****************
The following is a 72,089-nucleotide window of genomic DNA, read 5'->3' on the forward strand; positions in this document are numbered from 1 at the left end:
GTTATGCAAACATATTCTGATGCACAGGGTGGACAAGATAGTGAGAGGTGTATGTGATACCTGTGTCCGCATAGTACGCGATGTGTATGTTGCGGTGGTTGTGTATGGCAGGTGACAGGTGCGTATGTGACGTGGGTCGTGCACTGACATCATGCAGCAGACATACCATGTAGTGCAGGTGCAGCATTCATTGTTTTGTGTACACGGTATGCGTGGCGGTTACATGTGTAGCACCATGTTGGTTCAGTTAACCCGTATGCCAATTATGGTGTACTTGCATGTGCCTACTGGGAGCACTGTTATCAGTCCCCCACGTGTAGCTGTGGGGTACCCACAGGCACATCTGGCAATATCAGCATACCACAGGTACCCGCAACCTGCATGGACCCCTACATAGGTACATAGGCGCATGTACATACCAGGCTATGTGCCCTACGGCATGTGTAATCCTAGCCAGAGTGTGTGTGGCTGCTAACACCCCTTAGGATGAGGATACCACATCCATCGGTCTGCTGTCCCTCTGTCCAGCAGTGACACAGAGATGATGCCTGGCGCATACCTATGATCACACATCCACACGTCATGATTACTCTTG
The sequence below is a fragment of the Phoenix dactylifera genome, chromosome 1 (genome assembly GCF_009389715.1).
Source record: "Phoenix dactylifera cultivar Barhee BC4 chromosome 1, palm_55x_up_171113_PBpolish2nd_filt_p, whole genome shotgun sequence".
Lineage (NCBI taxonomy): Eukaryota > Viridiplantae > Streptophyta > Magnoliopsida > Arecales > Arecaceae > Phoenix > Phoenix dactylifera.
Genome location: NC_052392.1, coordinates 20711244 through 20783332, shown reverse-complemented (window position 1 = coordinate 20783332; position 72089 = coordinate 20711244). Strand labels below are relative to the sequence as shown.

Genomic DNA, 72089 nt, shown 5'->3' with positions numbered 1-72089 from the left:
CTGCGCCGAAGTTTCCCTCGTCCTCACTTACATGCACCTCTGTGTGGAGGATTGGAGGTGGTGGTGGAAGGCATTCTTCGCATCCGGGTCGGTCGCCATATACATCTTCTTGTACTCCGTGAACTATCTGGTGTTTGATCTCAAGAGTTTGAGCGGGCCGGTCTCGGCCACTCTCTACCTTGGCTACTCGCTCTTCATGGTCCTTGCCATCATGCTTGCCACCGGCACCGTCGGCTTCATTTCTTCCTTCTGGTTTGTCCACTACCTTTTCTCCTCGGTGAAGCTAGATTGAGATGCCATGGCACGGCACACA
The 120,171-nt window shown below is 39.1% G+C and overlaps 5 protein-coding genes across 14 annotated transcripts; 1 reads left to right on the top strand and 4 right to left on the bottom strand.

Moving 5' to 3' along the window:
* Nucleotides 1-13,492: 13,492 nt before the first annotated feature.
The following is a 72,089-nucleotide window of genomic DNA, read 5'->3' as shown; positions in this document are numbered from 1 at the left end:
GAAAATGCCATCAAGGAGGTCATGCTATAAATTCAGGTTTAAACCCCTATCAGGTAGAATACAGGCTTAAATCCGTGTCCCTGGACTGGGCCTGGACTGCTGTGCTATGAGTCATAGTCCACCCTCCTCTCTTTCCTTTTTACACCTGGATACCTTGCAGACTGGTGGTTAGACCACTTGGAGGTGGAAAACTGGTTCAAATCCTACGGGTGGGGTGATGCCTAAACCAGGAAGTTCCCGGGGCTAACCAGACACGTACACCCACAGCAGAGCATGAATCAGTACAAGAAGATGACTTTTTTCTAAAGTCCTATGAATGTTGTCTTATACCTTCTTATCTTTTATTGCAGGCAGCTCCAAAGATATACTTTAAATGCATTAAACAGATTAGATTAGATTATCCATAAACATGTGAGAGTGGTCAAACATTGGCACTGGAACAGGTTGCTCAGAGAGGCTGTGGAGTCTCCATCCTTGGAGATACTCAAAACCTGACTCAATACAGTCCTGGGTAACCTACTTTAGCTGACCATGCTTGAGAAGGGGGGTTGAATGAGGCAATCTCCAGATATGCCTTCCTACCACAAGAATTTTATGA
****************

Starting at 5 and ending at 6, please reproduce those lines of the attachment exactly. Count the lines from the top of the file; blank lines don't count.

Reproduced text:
Lineage (NCBI taxonomy): Eukaryota > Viridiplantae > Streptophyta > Magnoliopsida > Arecales > Arecaceae > Phoenix > Phoenix dactylifera.
Genome location: NC_052392.1, coordinates 20711244 through 20783332, shown reverse-complemented (window position 1 = coordinate 20783332; position 72089 = coordinate 20711244). Strand labels below are relative to the sequence as shown.